Leong Mun Wai Edited Facebook Post That Sparked Heated Exchange in Parliament


There have been more developments to the debate that first sparked between Non-Constituency Member of Parliament (NCMP) Leong Mun Wai and Minister for Law and Home Affairs K. Shanmugam on Monday (20 March).

After Mr Leong uploaded a Facebook post criticizing Mr Shanmugam’s responses to his supplementary questions at the Parliamentary sitting on Monday, he omitted certain lines from his original post.

Mr Leong announced the revisions made to his Facebook post on Thursday (23 March) after further consideration of what happened.

What Were the Edits Made to His Facebook Post?

In his original post on 20 March, Mr Leong brought up that Mr Shanmugam’s actions of bringing up “the Parti Liyani case [was] just another attempt to muddy the waters” (it has since been taken down).

Image: Facebook (@Leong Mun Wai 梁文辉 )

After Mr Leong raised this point, Mr Shanmugam responded at the Parliament sitting on Wednesday (22 March).

He stated that Mr Leong had said all of this to claim that he had used an “irrelevant example” and was trying to “confuse Parliament”.

Mr Leong has since taken down this point on his post after he had been asked to withdraw his statement claiming that Mr Shanmugam was trying to “muddy the waters”.

He was also asked to withdraw his statement that the ex-employees of Keppel Offshore & Marine (KOM) involved in a corruption case were found guilty.

He agreed to do so, as reiterated in the Facebook posts uploaded by Mr Shanmugam and himself, with the latter admitting he was wrong in implying that they were all guilty.

Another amendment to his post highlighted why, for Mr Lee Hsien Yang and Mrs Lee Suet Fern’s case, their names were publicized as being under investigation by the Police when the same was not done so for those involved in the KOM case.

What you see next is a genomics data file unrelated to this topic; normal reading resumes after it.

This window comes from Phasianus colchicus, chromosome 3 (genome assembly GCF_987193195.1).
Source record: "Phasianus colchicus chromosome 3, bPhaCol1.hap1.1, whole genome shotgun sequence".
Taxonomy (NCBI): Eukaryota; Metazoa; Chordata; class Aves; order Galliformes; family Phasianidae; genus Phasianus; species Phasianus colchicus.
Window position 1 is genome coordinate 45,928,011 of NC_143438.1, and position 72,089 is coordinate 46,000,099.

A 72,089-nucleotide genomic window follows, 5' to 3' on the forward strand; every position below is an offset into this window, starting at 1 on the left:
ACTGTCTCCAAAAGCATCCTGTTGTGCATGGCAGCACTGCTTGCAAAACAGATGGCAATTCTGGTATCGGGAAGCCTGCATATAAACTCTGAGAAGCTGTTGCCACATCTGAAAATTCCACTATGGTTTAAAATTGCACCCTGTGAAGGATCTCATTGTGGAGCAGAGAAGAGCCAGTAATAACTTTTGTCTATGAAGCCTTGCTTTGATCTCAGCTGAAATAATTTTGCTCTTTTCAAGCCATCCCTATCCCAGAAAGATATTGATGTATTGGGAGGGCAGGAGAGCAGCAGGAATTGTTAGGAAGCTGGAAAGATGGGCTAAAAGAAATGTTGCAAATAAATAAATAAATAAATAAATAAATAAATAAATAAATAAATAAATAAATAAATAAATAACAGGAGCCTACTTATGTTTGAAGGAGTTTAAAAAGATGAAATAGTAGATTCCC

He shared that one of the conditions under which those under investigation will be named would be “when there is a lot of misinformation being circulated regarding an investigation and the police must make public accurate facts to dispel the falsehoods”.

On this point, he included additional liners that there was no disclosure of Mr Lee Hsien Yang and his wife being under investigation until it was done so by Parliament.

He also questioned why the Police could not issue a public statement on this matter.

Images: Facebook (@ Leong Mun Wai 梁文辉 )

Although the Minister had asked him to take down the entire post, Mr Leong regarded it as a “disproportionate response” and “have not considered it appropriate” since his post raised other points he deemed valid with no objections made to them.


His Facebook Posts Had Been Taken Down Previously

In early March last year, Mr Leong had been asked by Zaqy Mohamad, Deputy Leader of the House, to apologize and remove his Facebook posts that were said to have impugned the Speaker of Parliament, Tan Chuan Jin, and the processes of Parliament.

The posts had eventually been taken down, but there was no apology post issued that had been requested by Mr Zaqy.